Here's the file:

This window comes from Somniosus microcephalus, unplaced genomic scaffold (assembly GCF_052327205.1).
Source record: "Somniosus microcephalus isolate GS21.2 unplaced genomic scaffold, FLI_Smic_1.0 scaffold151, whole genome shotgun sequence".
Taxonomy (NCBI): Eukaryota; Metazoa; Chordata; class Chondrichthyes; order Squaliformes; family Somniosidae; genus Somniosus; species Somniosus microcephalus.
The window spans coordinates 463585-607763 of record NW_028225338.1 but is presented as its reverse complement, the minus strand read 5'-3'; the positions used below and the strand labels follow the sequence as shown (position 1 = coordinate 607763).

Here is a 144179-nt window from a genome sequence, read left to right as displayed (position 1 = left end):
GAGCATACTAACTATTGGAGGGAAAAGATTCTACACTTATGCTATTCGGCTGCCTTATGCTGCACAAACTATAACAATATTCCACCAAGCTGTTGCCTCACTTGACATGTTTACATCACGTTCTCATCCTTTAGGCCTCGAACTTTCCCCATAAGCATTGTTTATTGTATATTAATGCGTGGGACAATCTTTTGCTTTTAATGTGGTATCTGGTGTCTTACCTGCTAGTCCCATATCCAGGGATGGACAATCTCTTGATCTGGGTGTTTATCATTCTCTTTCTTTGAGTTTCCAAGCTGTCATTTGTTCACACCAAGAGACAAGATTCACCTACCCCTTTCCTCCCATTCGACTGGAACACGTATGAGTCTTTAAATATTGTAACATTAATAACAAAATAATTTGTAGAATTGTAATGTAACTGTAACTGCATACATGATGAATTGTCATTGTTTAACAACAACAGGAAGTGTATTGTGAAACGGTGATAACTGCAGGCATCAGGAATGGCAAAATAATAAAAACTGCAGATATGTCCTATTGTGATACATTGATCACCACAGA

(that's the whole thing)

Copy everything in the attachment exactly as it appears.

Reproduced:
This window comes from Somniosus microcephalus, unplaced genomic scaffold (assembly GCF_052327205.1).
Source record: "Somniosus microcephalus isolate GS21.2 unplaced genomic scaffold, FLI_Smic_1.0 scaffold151, whole genome shotgun sequence".
Taxonomy (NCBI): Eukaryota; Metazoa; Chordata; class Chondrichthyes; order Squaliformes; family Somniosidae; genus Somniosus; species Somniosus microcephalus.
The window spans coordinates 463585-607763 of record NW_028225338.1 but is presented as its reverse complement, the minus strand read 5'-3'; the positions used below and the strand labels follow the sequence as shown (position 1 = coordinate 607763).

Here is a 144179-nt window from a genome sequence, read left to right as displayed (position 1 = left end):
GAGCATACTAACTATTGGAGGGAAAAGATTCTACACTTATGCTATTCGGCTGCCTTATGCTGCACAAACTATAACAATATTCCACCAAGCTGTTGCCTCACTTGACATGTTTACATCACGTTCTCATCCTTTAGGCCTCGAACTTTCCCCATAAGCATTGTTTATTGTATATTAATGCGTGGGACAATCTTTTGCTTTTAATGTGGTATCTGGTGTCTTACCTGCTAGTCCCATATCCAGGGATGGACAATCTCTTGATCTGGGTGTTTATCATTCTCTTTCTTTGAGTTTCCAAGCTGTCATTTGTTCACACCAAGAGACAAGATTCACCTACCCCTTTCCTCCCATTCGACTGGAACACGTATGAGTCTTTAAATATTGTAACATTAATAACAAAATAATTTGTAGAATTGTAATGTAACTGTAACTGCATACATGATGAATTGTCATTGTTTAACAACAACAGGAAGTGTATTGTGAAACGGTGATAACTGCAGGCATCAGGAATGGCAAAATAATAAAAACTGCAGATATGTCCTATTGTGATACATTGATCACCACAGA